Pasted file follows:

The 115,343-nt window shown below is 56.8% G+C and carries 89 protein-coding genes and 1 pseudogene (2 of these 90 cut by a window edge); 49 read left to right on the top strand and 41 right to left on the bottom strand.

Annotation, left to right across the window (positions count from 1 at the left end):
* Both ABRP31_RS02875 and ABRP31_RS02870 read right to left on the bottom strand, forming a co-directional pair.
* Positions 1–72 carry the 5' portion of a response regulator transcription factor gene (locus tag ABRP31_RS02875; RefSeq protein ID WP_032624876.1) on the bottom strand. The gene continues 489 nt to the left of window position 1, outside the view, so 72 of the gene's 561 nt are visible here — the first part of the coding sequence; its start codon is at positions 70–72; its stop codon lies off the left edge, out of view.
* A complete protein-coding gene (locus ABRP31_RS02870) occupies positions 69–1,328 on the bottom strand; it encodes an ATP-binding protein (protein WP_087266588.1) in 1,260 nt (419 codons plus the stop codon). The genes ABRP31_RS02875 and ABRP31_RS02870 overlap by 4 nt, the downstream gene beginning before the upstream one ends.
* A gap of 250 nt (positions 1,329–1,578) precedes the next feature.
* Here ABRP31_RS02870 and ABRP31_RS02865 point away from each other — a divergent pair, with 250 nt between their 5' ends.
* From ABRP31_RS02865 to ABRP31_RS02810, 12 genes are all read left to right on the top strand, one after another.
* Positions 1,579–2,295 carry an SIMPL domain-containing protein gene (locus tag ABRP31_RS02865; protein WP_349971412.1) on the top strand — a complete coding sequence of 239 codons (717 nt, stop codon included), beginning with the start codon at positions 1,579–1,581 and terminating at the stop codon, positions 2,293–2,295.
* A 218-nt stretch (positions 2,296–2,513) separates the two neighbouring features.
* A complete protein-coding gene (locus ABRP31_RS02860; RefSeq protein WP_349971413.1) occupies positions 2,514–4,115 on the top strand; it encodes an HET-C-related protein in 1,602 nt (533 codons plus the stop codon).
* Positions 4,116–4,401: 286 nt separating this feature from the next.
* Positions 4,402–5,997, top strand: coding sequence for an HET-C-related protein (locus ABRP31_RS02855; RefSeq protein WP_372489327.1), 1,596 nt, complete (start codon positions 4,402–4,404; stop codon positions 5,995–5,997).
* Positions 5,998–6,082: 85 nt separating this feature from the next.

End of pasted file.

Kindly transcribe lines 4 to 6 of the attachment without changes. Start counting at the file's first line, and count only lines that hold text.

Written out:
* Positions 1–72 carry the 5' portion of a response regulator transcription factor gene (locus tag ABRP31_RS02875; RefSeq protein ID WP_032624876.1) on the bottom strand. The gene continues 489 nt to the left of window position 1, outside the view, so 72 of the gene's 561 nt are visible here — the first part of the coding sequence; its start codon is at positions 70–72; its stop codon lies off the left edge, out of view.
* A complete protein-coding gene (locus ABRP31_RS02870) occupies positions 69–1,328 on the bottom strand; it encodes an ATP-binding protein (protein WP_087266588.1) in 1,260 nt (419 codons plus the stop codon). The genes ABRP31_RS02875 and ABRP31_RS02870 overlap by 4 nt, the downstream gene beginning before the upstream one ends.
* A gap of 250 nt (positions 1,329–1,578) precedes the next feature.